Of note, one can reach slightly different conclusions by using Baseball-Reference WAR instead of Fangraphs WAR. I'm not necessarily more partial to one over the other. One can also weight the WAR differently. I used a simple average of the past three years, tweaking a few players based on injuries and playing time. There might be merits in going with a weighted system, such as a 3-2-1, in certain situations. In reality, teams are trying to project WAR but most estimates are going to be heavily influenced by observed WAR.

Furthermore, there are many other factors that teams consider when making offers to free agents, including a player's age, his position, current health status and history of injuries, the consistency and arc of his career, the supply and demand for that type of player, the length of contract, and whether he is a Type A or B free agent. Put it all together and shake it up, and it is my contention that the going rate for starting pitchers and position players who are free agents is somewhere in the range of $3,000,000 to $3,500,000 per the three-year trailing average WAR.



1. We don't want PAST WAR, but FUTURE WAR. That means regression, meaning a lower expected WAR in the future than what was observed in the past.

2. You must separate one year deals from multi-year deals.

We've done this analysis already for a few years now. You'll get somehting like 2.6 million future dollars for 1 future win for 1-yr deals, and 4.5MM future dollars for 1 future win for multi-year deals.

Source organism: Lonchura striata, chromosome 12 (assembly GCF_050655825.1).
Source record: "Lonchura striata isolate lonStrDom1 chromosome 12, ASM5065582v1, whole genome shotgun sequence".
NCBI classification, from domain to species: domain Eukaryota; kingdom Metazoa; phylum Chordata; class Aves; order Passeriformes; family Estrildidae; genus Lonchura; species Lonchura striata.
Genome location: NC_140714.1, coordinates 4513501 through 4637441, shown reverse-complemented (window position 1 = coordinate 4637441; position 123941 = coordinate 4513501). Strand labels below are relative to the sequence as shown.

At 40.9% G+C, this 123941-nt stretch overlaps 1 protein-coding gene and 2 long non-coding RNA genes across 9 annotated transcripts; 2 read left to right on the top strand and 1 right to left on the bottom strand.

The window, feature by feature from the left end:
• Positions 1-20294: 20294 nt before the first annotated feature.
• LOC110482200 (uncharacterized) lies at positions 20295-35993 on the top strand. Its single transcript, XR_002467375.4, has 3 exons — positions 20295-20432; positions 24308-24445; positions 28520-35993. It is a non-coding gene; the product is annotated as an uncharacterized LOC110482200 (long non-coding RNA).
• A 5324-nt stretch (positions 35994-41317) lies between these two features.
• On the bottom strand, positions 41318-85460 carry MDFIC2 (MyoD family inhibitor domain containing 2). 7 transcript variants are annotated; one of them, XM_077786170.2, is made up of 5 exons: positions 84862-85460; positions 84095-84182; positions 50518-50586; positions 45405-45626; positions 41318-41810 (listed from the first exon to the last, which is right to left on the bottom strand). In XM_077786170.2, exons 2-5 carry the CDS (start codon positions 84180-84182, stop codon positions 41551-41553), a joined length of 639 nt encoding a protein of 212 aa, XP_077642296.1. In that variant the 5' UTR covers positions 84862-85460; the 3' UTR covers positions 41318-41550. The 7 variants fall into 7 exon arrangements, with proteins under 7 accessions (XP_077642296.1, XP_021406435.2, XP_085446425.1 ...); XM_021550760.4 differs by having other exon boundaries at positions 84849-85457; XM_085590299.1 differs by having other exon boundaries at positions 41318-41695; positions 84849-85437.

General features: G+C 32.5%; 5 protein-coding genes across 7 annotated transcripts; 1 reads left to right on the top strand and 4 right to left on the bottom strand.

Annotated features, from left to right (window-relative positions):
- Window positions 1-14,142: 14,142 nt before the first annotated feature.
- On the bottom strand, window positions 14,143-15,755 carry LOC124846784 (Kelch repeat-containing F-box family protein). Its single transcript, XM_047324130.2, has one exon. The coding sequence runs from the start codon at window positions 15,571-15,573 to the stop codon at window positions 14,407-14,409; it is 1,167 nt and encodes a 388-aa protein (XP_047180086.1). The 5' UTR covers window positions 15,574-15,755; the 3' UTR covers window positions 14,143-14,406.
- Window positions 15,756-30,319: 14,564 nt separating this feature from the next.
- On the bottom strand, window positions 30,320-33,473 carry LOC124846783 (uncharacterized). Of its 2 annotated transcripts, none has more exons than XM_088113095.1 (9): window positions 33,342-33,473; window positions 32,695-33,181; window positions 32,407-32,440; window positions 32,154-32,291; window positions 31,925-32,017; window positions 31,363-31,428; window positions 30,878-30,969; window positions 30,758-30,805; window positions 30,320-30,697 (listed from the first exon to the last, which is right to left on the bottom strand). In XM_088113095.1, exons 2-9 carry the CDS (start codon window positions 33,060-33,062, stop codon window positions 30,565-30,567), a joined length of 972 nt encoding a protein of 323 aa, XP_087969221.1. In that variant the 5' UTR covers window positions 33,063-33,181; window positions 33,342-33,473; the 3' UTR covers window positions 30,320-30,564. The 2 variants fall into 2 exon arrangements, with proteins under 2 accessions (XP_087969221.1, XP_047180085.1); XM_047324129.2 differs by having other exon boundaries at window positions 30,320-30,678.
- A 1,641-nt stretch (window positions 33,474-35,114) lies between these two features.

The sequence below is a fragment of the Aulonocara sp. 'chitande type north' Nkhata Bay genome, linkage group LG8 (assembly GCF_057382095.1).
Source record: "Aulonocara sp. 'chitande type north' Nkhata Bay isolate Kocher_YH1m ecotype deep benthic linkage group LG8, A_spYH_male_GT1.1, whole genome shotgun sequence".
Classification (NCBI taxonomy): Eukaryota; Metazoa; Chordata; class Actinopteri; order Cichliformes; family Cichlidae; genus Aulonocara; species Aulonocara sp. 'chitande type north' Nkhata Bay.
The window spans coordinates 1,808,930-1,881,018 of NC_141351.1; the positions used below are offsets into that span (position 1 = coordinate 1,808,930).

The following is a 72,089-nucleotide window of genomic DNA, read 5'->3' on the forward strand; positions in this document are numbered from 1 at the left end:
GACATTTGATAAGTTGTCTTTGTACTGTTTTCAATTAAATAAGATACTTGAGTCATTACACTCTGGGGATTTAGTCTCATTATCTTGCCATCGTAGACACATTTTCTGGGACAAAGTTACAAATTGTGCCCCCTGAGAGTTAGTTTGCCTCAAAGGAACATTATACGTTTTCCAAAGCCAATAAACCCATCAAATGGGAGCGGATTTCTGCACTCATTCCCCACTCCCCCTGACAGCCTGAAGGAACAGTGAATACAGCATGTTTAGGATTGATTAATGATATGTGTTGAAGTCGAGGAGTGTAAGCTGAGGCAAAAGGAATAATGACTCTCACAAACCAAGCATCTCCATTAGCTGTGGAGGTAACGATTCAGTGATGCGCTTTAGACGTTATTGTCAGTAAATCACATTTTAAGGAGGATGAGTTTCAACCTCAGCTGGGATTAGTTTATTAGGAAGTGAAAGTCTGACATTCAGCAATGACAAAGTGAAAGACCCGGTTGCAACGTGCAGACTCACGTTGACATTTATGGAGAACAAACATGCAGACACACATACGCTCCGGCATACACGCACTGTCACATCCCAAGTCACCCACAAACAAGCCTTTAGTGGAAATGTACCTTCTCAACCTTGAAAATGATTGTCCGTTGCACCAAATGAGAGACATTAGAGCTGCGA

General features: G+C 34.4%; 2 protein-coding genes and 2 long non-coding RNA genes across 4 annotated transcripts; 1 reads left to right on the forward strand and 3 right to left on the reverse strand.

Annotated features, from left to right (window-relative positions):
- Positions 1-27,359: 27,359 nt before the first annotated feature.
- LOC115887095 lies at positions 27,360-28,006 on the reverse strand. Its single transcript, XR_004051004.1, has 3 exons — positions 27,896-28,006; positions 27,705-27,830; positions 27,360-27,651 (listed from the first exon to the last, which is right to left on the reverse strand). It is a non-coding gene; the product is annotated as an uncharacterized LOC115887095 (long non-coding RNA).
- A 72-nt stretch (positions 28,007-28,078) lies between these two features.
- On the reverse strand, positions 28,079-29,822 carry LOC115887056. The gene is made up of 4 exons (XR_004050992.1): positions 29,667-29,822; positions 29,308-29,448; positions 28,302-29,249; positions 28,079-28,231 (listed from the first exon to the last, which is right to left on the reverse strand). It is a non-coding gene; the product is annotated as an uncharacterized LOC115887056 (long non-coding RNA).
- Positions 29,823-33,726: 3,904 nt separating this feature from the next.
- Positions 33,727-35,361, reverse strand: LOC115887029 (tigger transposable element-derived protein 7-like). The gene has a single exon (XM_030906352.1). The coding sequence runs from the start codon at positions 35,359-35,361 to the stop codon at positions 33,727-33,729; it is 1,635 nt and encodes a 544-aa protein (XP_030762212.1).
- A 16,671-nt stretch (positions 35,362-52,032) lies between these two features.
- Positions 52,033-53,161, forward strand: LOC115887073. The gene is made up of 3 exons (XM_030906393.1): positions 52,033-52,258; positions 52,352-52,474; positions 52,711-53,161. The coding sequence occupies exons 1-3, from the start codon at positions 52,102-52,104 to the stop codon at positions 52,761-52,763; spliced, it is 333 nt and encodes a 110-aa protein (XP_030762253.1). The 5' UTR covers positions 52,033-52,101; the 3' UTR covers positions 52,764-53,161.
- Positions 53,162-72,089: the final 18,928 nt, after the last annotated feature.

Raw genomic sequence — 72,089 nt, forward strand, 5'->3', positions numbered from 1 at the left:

Great work as always Rich. On Holliday, I find it interesting that his contract reflects his value almost to a T, when comparing it to the league averages minus the RP's. For a contract that was widely panned last winter, it seems like in reality, it was really a very solid one. Fair to Holliday and to the Cards. My fear about it echos Tangotiger's comment about future WAR projections. Holliday will need to keep producing at a high level to justify the length of the contract. A 4 or 5 year deal would have made it easily to stomach.

Here's a thought for a future story: take the FA signings and their value in terms of $/WAR, and then rank the GM's. It would be interesting to see which GM's get the most value for their money.

Tango: The difference in our $/WAR has more to do with including or excluding relief pitchers than regression. By including relief pitchers, you artificially increase the average $/WAR for starting pitchers and position players. That was the point of my article.

You always make me think and improve my baseball knowledge. This was great stuff but why is it that the relievers are so overvalued and overpaid especially when you subscribe to Bill James theory on relief pitching?